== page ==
So when I turn on the news and see people shooting rockets out of Gaza. I think ‘That’s horrible, but it is not irrational. It’s not psychotic, mindless violence’. It is the most rational thing in the world, in context. You know how I know this? Because if Israel has the right to defend itself from rockets, then Palestine has the right to defend itself from occupation.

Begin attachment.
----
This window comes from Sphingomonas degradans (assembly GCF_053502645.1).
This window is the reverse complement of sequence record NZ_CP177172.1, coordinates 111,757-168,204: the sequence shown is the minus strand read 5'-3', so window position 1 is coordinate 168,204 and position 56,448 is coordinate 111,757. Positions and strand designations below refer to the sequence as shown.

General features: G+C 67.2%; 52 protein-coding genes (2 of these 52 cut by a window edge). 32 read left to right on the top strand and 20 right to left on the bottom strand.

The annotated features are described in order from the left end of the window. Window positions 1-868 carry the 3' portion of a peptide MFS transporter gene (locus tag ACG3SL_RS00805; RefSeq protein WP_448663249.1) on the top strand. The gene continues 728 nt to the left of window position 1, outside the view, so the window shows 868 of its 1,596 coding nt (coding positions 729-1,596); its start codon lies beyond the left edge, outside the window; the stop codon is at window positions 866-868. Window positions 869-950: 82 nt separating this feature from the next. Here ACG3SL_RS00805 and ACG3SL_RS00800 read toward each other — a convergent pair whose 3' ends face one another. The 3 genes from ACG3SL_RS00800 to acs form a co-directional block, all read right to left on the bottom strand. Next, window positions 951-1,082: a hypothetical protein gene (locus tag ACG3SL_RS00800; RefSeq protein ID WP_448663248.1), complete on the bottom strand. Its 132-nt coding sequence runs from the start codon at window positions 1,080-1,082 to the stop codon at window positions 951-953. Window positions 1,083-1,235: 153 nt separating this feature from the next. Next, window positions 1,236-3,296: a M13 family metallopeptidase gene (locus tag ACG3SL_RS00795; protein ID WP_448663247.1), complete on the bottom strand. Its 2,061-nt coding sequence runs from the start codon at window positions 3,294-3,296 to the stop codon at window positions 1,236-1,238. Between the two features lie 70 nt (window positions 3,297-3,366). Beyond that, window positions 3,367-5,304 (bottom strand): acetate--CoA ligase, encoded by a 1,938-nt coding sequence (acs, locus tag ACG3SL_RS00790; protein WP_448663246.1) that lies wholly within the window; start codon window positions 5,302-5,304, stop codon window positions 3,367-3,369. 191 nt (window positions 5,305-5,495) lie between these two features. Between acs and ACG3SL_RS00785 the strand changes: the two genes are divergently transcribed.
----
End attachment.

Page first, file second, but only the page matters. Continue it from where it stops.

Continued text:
The solution is clear; it has been clear for decades and is the stated policy of Israel, the US, Europe, The Arab League (including Iran) and Hamas. A two state solution based on the 1967 borders, a free Palestine. But not one day since 2001 has Palestine not been under occupation. When ceasefires are in place, which they have been for extended periods, Israel gets peace. But Palestine doesn’t get freedom. The bulldozers, the settlement building, the farm destructions, the checkpoints, the wall, the blockade of Gaza’s supply lines. These all remain. There will be no peace, and there cannot be peace, until the Israeli Occupation is over. To call for a cessation of arms, without a cessation of the occupation is to call for order over justice. You cannot have peace without justice, because oppressed people will simply not tolerate oppression, they will always seek to overcome. The single best thing Israel can do to secure its peace, is give justice to the Palestinians. Many on the ground in Israel realised this long ago and work tirelessly to impact their government and their fellow Israelis. The day their voice is heard and heeded, is the day the end of this conflict begins.